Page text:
Beryl's fury turns deadly, leaves millions in the dark across Texas

The season's first hurricane unleashed deadly force this week, ravaging Texas and Louisiana, standing people in floodwaters and plunging millions into darkness.

AccuWeather estimates the total economic loss in the United States from Beryl is between $28 and 32 billion. This figure includes direct damage from the storm, job and wage losses, interruptions of the supply chain and flight delays and cancellations.

Texas took the brunt of Beryl as it crashed into the state before daybreak Monday, making landfall as a Category 1 hurricane near Matagorda, Texas.

At least eight fatalities have been reported in Texas and Louisiana, several of which occurred due to falling trees. One of the deaths was Russell Richardson, a civilian member of the Houston Police Department, who was caught in rising flood waters in Houston Monday.

"This was the most widespread damaging wind in the Houston Metro, likely since Hurricane Ike in 2008, with similar wind impacts in a lot of places," AccuWeather Chief Meteorologist Jonathan Porter said.

Widespread power outages emerged as the most significant long-term threat, leaving families in the dark long after Beryl's rain, wind and clouds had passed.

More than 2.9 million electric customers in Texas were without power at one point Monday afternoon after Beryl made landfall. Power was slowly being restored across the state in the wake of the storm, but outages midday Wednesday were still above 1.6 million, according to

Intense heat and humidity paired with the outages created dangerous conditions that will persist throughout the week.

"We can handle it, but not the kids," Walter Perez told The Associated Press about the heat and humidity while at a cooling center in Houston.

Outages may last for days, which will not only be dangerous for those without access to air conditioners, but also families who are struggling with food security, as food being stored in refrigerators and freezers may spoil.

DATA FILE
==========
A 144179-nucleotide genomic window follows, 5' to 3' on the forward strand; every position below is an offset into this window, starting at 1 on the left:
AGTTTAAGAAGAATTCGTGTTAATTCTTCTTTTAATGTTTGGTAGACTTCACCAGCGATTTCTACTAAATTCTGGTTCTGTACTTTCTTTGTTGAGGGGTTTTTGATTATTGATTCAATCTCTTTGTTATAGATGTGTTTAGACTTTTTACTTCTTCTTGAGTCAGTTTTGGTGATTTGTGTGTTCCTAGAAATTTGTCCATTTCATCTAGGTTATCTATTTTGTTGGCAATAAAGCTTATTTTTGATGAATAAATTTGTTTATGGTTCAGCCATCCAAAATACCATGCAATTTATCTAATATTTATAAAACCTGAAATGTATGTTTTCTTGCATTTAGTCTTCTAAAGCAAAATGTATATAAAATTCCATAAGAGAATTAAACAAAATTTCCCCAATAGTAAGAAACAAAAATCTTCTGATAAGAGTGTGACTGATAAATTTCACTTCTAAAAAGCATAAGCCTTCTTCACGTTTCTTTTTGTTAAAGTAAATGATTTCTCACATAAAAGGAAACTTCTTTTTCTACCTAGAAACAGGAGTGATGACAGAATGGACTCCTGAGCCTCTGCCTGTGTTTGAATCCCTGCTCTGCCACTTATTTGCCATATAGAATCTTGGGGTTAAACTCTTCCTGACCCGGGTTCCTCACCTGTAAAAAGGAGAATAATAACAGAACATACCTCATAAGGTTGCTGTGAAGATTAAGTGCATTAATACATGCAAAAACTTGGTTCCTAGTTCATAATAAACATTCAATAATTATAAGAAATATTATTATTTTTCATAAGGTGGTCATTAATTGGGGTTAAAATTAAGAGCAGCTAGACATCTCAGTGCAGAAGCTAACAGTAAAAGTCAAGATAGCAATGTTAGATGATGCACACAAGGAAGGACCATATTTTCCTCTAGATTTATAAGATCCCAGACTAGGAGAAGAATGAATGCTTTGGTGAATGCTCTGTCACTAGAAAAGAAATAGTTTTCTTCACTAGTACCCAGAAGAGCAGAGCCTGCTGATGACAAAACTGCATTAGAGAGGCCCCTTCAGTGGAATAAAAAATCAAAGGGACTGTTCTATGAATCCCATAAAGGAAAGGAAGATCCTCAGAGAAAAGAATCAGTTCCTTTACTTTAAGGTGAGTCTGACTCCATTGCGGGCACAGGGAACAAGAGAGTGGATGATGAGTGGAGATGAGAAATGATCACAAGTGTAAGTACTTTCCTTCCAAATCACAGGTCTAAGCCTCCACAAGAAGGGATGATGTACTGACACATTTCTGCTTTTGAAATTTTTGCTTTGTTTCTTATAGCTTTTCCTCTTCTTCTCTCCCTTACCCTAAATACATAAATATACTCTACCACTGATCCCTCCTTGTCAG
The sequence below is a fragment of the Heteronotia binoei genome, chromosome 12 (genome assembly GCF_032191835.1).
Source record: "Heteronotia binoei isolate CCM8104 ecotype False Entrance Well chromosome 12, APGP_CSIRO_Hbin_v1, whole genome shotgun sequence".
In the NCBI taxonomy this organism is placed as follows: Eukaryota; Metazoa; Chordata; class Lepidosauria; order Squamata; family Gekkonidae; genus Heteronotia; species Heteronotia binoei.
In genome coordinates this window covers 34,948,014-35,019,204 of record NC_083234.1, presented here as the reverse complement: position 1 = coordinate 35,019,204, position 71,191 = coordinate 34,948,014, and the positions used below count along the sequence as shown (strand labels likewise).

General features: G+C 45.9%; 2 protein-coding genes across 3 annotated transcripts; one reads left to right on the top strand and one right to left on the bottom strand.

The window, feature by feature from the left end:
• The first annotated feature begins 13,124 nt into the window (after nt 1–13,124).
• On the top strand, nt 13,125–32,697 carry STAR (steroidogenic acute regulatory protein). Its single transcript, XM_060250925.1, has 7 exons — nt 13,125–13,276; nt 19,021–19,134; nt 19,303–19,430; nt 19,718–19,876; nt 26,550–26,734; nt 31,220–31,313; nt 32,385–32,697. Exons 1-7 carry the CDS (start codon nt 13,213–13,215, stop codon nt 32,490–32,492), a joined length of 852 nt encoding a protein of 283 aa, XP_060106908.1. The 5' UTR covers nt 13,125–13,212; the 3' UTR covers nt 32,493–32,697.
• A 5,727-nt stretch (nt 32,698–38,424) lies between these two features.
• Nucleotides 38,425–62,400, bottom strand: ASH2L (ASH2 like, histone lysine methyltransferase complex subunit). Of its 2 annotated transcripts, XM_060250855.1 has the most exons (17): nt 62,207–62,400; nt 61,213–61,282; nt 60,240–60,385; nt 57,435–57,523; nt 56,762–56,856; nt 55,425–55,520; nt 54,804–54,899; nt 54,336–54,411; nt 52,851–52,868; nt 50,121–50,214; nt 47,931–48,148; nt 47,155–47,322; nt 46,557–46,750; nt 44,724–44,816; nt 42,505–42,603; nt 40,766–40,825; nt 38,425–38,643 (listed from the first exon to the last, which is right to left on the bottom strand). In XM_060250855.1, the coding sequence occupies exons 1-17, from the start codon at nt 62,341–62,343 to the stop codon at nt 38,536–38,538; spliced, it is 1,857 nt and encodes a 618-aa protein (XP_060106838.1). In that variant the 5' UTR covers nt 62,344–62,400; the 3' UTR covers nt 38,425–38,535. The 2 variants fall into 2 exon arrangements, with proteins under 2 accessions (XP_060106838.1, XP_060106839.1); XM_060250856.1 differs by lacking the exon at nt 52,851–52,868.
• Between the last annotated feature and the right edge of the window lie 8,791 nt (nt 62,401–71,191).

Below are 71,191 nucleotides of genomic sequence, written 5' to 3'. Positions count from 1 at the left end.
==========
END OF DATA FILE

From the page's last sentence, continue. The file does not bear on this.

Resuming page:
Beryl developed over the Atlantic Ocean on Friday, June 28, one day after AccuWeather warned that the first hurricane of the 2024 hurricane season was about to take shape. It quickly intensified into a powerful hurricane before making landfall on Carriacou Island on Monday, July 1.

It quickly evolved into a powerhouse hurricane, achieving Category 5 status with winds of 165 mph as it roared across the Caribbean. Beryl gradually lost wind intensity as it brushed Jamaica before making landfall in Mexico's Yucatan Peninsula. At least 11 people died on its journey across the Caribbean.

Category 5 Hurricane Beryl early on the morning of July 2, 2024.

Category 5 Hurricane Beryl early on the morning of July 2, 2024.

Due to the long-lived nature of Beryl and the sustained intensity of the storm, Beryl generated an accumulated cyclone energy (ACE) of 35.1, according to Colorado State University.

ACE is a metric used by meteorologists to quantify both the intensity and longevity of tropical systems. Weak, short-lived tropical storms only produce a small amount of ACE, while monstrous, long-lived hurricane generate a high amount of ACE.

Beryl's ACE is higher than every single tropical storm and hurricane of 2023, with the exception of Lee, which had an ACE of 36.8.

AccuWeather continues to warn of a supercharged Atlantic hurricane season that will be busting with activity later this summer and into autumn.